San Francisco witnessed a number of high-profile crimes in 2023. Tech executive Bob Lee was stabbed to death Downtown. A YouTuber interviewed a delivery worker as his car got hijacked. Someone repeatedly bear-sprayed homeless people in the Marina District.
But for every incident that made headlines, hundreds more were quietly logged by the San Francisco Police Department.
To truly understand how crime changed in San Francisco in 2023, The Standard dove into the department’s incident data to analyze the trends. Because the year isn’t quite over, the analysis captured Jan. 1 through Dec. 15 of each year, unless otherwise specified, to make apples-to-apples comparisons.
The data revealed a slight uptick in violent crime—driven by a rise in robberies—while most property crimes dropped. Meanwhile, the city saw growing motor vehicle thefts, logging its sixth straight year with an increase.
Crime data only captures incidents that were reported to police, and many crimes never are. In 2022, just 42% of people who were victims of violent crimes called the police, according to the Department of Justice Criminal Victimization survey. However, law enforcement data still provides an important insight into trends in the city, as it has been consistently collected for decades.
Violent Crime Up, a Little
There were 53 homicides in San Francisco in 2023, as of Dec. 22, according to SFPD's count. That grim figure included the slaying of a beloved Richmond District shopkeeper, the stabbing of a young tech worker and the fatal shooting of a 25-year-old in the Lower Haight. That figure does not include a Nov. 12 homicide at Crissy Field, which occurred on federal property and is being investigated by other agencies.
Those numbers put the city roughly in line with its 2022 and 2021 homicide figures. The annual average number of homicides in San Francisco from 2013 to 2022 was 51, according to police data.
Overall, violent crime in San Francisco climbed slightly in 2023—about 3% according to the latest official SFPD totals, from October—driven by a roughly 15% bump in robberies.
A robbery is when someone takes something from a person by force or threat of violence.
In a joint statement with SFPD on this year’s crime totals, Mayor London Breed’s Office did not offer an explanation for the robbery increase but said that it was unacceptable.
Both robberies and aggravated assaults decreased significantly from 2019 to 2020. Both increased from 2021 to 2022, but in 2023, robberies continued increasing, while aggravated assaults decreased for the first time since the pandemic.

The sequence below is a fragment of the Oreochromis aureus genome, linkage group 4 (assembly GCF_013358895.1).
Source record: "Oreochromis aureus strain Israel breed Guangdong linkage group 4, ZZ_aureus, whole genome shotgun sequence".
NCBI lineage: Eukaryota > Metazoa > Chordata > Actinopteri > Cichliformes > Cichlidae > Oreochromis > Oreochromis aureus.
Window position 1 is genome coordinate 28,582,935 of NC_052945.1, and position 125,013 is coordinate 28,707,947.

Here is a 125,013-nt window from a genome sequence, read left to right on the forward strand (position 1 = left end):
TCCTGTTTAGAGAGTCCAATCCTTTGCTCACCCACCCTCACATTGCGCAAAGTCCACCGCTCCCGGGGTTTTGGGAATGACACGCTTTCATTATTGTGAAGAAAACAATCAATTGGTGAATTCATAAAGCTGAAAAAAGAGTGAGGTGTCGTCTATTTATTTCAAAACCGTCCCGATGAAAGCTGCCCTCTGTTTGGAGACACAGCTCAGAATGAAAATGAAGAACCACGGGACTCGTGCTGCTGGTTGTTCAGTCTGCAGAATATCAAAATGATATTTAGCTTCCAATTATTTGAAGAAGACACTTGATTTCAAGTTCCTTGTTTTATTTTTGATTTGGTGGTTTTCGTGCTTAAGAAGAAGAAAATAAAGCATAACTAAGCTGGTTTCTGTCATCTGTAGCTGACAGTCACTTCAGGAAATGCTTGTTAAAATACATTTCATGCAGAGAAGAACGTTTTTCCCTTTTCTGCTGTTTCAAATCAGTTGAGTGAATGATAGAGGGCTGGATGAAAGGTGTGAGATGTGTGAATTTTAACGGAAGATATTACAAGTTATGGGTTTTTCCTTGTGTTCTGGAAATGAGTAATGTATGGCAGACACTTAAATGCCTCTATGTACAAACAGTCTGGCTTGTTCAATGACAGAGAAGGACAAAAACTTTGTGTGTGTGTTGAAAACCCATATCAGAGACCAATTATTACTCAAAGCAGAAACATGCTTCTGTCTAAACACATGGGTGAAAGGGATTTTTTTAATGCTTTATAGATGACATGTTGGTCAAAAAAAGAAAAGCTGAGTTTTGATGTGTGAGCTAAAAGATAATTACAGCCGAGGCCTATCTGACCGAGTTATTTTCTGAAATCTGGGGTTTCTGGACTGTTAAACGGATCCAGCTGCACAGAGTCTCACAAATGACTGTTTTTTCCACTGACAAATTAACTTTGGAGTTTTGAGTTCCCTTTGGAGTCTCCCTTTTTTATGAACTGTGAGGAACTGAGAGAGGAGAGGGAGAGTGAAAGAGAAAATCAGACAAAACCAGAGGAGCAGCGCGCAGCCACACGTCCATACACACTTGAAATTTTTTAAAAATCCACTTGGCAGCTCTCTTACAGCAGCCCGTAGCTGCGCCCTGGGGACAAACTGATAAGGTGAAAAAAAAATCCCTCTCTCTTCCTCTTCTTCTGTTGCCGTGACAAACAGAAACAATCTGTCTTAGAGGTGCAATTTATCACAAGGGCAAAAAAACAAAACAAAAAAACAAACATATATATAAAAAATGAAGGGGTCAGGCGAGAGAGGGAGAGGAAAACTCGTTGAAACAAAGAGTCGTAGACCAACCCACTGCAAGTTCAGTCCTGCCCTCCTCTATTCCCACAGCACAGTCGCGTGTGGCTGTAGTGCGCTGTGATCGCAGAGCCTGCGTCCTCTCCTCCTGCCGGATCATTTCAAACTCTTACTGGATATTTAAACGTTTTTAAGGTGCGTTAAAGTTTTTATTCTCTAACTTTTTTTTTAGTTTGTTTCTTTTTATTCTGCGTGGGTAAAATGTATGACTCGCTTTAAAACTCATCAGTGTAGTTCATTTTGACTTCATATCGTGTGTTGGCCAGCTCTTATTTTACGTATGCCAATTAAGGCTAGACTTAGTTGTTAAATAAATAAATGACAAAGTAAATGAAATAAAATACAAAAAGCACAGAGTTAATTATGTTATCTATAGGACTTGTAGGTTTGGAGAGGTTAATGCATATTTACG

San Francisco has a low violent crime rate compared to some of California’s other major cities, ranking lower than Los Angeles, Fresno and Sacramento on a per capita basis. Oakland, which has the highest violent crime rate of the state’s eight largest cities, has well over double the number of violent crimes per 100,000 residents as San Francisco.
San Francisco’s violent crime rate has dropped significantly since the 1990s. In 1992, the city had nearly triple the number of violent crimes per 100,000 residents as in 2022.
Car Thefts Driving Uphill
San Francisco continued to earn its reputation as a place to beware of where you leave your car in 2023. Motor vehicle thefts in the city continued climbing in 2023, reaching 818 incidents per 100,000 residents. That's a 64% increase over the 2018 rate of 498 incidents per 100,000 residents.
In total, San Francisco police recorded 7,135 vehicle thefts between Jan. 1 and Dec. 15, 2023.
Motor vehicle theft—taking the vehicle itself, not just snatching a purse out of the back seat—is worse in San Francisco than most of the other major cities in California. Statewide data, which lags behind a year, shows that in 2022, only Oakland had more vehicle thefts per resident than San Francisco among the eight largest Golden State cities.
Addressing motor vehicle thefts is a top priority for the San Francisco Police Department, the Mayor’s Office said in its statement.
SFPD is expanding its efforts to recover stolen vehicles and arrest perpetrators by using automated license plate readers, leveraging data to identify and target serial offenders, and collaborating with the San Francisco Municipal Transportation Agency to find missing vehicles, the statement said. The police plan to install 400 automated license plate readers in early 2024.